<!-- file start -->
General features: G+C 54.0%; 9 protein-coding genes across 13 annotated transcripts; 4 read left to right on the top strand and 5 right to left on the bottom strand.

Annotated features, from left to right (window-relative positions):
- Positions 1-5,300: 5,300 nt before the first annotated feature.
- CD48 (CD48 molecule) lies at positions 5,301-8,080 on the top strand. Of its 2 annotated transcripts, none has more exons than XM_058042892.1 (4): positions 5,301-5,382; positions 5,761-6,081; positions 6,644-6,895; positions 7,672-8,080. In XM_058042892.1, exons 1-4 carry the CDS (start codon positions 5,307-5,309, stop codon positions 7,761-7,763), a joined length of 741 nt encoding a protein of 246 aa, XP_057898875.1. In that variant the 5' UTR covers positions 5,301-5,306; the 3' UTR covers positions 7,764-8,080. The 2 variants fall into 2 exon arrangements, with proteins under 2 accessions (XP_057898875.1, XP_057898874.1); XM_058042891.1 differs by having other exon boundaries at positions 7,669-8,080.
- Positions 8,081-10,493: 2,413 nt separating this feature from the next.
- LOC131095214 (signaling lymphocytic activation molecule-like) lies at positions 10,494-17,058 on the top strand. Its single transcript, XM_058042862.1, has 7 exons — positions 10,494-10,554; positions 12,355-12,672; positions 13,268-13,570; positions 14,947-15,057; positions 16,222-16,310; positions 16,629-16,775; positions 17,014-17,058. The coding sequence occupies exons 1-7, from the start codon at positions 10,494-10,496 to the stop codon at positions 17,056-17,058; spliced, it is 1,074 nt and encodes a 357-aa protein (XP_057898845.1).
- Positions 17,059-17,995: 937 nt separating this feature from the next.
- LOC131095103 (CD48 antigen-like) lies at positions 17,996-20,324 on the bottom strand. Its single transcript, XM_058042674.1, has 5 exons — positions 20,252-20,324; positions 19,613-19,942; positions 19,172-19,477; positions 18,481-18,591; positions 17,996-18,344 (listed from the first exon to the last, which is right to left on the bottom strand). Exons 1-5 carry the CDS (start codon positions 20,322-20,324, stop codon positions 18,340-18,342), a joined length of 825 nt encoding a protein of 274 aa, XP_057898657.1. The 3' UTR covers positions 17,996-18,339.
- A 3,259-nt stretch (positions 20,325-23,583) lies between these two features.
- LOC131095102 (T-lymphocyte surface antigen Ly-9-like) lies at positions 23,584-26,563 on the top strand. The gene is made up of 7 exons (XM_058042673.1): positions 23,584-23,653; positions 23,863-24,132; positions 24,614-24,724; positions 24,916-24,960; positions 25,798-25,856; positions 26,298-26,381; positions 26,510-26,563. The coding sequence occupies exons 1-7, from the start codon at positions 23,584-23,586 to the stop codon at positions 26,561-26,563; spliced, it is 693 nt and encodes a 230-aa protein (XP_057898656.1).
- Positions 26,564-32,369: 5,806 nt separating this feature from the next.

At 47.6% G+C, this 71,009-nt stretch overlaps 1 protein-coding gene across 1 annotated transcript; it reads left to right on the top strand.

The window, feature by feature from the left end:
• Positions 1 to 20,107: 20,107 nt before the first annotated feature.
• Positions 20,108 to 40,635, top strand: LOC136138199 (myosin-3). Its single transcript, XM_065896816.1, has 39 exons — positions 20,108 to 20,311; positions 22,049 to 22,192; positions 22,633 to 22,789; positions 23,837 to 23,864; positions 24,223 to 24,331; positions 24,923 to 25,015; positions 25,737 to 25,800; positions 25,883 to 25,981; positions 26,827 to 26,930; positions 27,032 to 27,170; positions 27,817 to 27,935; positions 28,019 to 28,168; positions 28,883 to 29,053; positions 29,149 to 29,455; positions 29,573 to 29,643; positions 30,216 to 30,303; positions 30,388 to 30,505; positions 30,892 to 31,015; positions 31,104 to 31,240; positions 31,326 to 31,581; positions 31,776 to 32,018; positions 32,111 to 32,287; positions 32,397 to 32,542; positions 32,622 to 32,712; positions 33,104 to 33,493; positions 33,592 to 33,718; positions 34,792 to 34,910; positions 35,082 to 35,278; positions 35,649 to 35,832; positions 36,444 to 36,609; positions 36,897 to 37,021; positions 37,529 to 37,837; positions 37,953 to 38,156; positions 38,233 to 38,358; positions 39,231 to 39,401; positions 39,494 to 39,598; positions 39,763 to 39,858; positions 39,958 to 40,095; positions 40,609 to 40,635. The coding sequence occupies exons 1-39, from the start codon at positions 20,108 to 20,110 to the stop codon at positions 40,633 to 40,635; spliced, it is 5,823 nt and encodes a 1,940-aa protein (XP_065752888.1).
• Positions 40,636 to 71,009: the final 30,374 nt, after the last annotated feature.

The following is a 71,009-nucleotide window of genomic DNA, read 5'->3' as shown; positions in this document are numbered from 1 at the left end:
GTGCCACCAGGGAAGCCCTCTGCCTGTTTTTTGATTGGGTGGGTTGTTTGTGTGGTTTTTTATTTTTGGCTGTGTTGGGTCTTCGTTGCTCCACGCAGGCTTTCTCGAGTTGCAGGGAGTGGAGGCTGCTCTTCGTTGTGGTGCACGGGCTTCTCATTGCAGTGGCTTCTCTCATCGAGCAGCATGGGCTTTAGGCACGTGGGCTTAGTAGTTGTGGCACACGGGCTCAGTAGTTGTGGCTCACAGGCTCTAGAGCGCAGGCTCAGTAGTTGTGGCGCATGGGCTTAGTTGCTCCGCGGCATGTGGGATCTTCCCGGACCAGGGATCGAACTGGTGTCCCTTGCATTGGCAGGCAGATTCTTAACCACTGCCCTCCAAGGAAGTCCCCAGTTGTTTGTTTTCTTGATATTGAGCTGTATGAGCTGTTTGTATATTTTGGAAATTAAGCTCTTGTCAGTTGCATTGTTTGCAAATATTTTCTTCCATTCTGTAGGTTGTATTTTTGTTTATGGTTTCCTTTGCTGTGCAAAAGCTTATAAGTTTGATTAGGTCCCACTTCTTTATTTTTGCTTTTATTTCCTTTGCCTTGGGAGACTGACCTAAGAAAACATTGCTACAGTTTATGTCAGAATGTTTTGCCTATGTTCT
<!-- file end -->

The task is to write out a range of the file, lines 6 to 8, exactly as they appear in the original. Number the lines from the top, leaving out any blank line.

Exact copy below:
- LOC131095214 (signaling lymphocytic activation molecule-like) lies at positions 10,494-17,058 on the top strand. Its single transcript, XM_058042862.1, has 7 exons — positions 10,494-10,554; positions 12,355-12,672; positions 13,268-13,570; positions 14,947-15,057; positions 16,222-16,310; positions 16,629-16,775; positions 17,014-17,058. The coding sequence occupies exons 1-7, from the start codon at positions 10,494-10,496 to the stop codon at positions 17,056-17,058; spliced, it is 1,074 nt and encodes a 357-aa protein (XP_057898845.1).
- Positions 17,059-17,995: 937 nt separating this feature from the next.
- LOC131095103 (CD48 antigen-like) lies at positions 17,996-20,324 on the bottom strand. Its single transcript, XM_058042674.1, has 5 exons — positions 20,252-20,324; positions 19,613-19,942; positions 19,172-19,477; positions 18,481-18,591; positions 17,996-18,344 (listed from the first exon to the last, which is right to left on the bottom strand). Exons 1-5 carry the CDS (start codon positions 20,322-20,324, stop codon positions 18,340-18,342), a joined length of 825 nt encoding a protein of 274 aa, XP_057898657.1. The 3' UTR covers positions 17,996-18,339.